利用Windows的GINA（Graphical Identification and Authentication ）的机制，我们可以方便的在Windows的本机（Local）
If you are supporting a system that defines a new type of logon procedure, such as retinal scanning or voice recognition, you must create a custom authentication package to analyze the new logon data and determine whether to accept the user's credentials. You can also create new authentication packages that use standard logon data but implement new security protocols.
The LSA calls the Functions Implemented by Authentication Packages when it receives an authentication service request from a logon application. When a user attempts to log on to the system, the authentication package must check the user's logon data against the credentials information on file. The authentication packages provided with Windows store this information either in the security accounts manager (SAM) database or in the Active Directory (depending on the version and configuration of the operating system).
Windows NT, Windows 2000, or Windows XP does not permit applications that are not part of the operating system to access existing credentials data directly; to do so would create a security risk. To work around this restriction, your custom authentication package must call MSV1_0 to access the user's authentication information. Your package calls MSV1_0 to perform the initial authentication and create a logon session. If the initial authentication is successful, your package then performs additional processing to support the new logon protocol or algorithm and sends an authentication result to the LSA. In essence, your custom authentication package wraps MSV1_0, extending its functionality to support the new logon protocol. This following illustration shows this process.
Both the custom authentication package and MSV1_0 support the authentication package interface (see Functions Implemented by Authentication Packages). The LSA calls the authentication package interface functions in the custom package which, in turn, call the functions in MSV1_0. The custom package must be able to pass the incoming logon information using data structures supported by MSV1_0. In addition, the structures passed to MSV1_0 should be allocated in the address space of the logon process, not the LSA address space.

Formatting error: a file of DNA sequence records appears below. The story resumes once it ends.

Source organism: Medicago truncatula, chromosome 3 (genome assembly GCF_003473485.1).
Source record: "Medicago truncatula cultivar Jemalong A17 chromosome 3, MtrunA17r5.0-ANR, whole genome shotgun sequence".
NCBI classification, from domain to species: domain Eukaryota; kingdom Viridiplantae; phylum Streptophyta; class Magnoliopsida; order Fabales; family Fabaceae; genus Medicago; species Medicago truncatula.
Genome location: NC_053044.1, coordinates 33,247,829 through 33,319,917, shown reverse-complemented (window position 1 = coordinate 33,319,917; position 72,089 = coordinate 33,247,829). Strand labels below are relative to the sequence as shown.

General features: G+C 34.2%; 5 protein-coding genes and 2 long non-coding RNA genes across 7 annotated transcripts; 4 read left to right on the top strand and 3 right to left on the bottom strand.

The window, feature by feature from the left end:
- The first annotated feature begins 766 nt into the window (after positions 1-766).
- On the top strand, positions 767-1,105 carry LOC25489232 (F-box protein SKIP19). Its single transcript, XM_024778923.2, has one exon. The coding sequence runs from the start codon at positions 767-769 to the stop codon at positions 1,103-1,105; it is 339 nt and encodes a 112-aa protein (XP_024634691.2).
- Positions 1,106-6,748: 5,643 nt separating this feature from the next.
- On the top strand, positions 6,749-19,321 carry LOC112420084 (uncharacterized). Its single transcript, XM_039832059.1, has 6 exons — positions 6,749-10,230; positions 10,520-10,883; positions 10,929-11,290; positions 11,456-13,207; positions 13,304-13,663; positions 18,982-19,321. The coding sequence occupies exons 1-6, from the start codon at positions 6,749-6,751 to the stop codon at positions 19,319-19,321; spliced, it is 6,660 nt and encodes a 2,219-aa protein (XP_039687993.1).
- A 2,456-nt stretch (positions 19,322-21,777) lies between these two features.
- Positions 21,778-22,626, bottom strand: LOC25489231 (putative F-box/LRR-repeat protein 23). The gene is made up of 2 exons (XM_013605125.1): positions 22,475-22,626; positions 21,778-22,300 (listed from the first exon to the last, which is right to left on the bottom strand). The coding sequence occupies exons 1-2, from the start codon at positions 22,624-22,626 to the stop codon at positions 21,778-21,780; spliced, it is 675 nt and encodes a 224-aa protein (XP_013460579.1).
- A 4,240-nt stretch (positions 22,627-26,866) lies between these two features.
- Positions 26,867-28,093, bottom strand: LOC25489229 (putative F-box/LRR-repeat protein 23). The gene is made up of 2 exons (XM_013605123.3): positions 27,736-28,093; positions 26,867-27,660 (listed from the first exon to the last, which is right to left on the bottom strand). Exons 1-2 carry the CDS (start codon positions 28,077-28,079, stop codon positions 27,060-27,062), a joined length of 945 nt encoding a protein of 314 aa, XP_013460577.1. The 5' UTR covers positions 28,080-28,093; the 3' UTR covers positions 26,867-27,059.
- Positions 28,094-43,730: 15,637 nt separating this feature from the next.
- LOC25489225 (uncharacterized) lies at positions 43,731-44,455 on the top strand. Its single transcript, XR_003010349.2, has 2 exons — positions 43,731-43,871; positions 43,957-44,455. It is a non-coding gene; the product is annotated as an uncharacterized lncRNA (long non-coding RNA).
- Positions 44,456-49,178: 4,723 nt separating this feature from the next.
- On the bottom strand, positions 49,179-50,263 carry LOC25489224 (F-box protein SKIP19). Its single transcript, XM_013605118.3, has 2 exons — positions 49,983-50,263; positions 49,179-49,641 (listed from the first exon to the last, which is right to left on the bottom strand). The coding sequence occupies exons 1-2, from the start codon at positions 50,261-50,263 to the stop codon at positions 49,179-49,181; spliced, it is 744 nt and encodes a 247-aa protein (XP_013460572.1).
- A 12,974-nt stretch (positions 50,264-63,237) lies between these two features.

The MSV1_0 package processes the authentication request and returns a result (and if successful, an LUID) to the custom package. The custom package can then perform additional authentication checks, such as deciding whether the scanned-in fingerprint matches the user account, and return an authentication success or failure back to the LSA. If your custom package revokes a logon allowed by MSV1_0, it must delete the logon session created by MSV1_0 by calling the DeleteLogonSession function.
Each Subauthentication DLL is assigned a DLL number in the range 0 through 255. The DLL number is used to associate the subsystem calling LsaLogonUser with the appropriate Subauthentication DLL. DLL number 0 is reserved for the Domain Controller SubAuthentication Filter. This DLL allows the package to do additional password or logon validation on a domain controller in addition to that normally done by the MSV1_0 or Kerberos packages. DLL numbers 1 through 127 are reserved Microsoft DLL numbers. Numbers 128 through 254 are available to independent software vendors. Software vendors can be assigned a DLL number by Microsoft by sending e-mail to firstname.lastname@example.org. Registering a subauthentication package with Microsoft prevents conflict between package IDs when multiple subauthentication packages are installed on a system.
Microsoft will not assign the value of 255 for any subauthentication DLL. If you are developing a subauthentication DLL for use only within your company or facility, subauthentication number 255 is recommended. In this case, it is not necessary to obtain a subauthentication DLL number from Microsoft.
After you have a DLL number, you can register the DLL under the related authentication package's registry key.
The registry location for MSV1_0 subauthentication packages is:
The registry location for Kerberos subauthentication packages is:
If the required key does not exist, you must create it. Under that key, create a registry value named 'AuthN' where 'N' is the DLL number (for example, Auth255).
The 'AuthN' registry value holds REG_SZ data and must specify the name of the subauthentication package DLL. The DLL must be in the default DLL load path.
The authentication package loads the named DLL the first time the subauthentication package is requested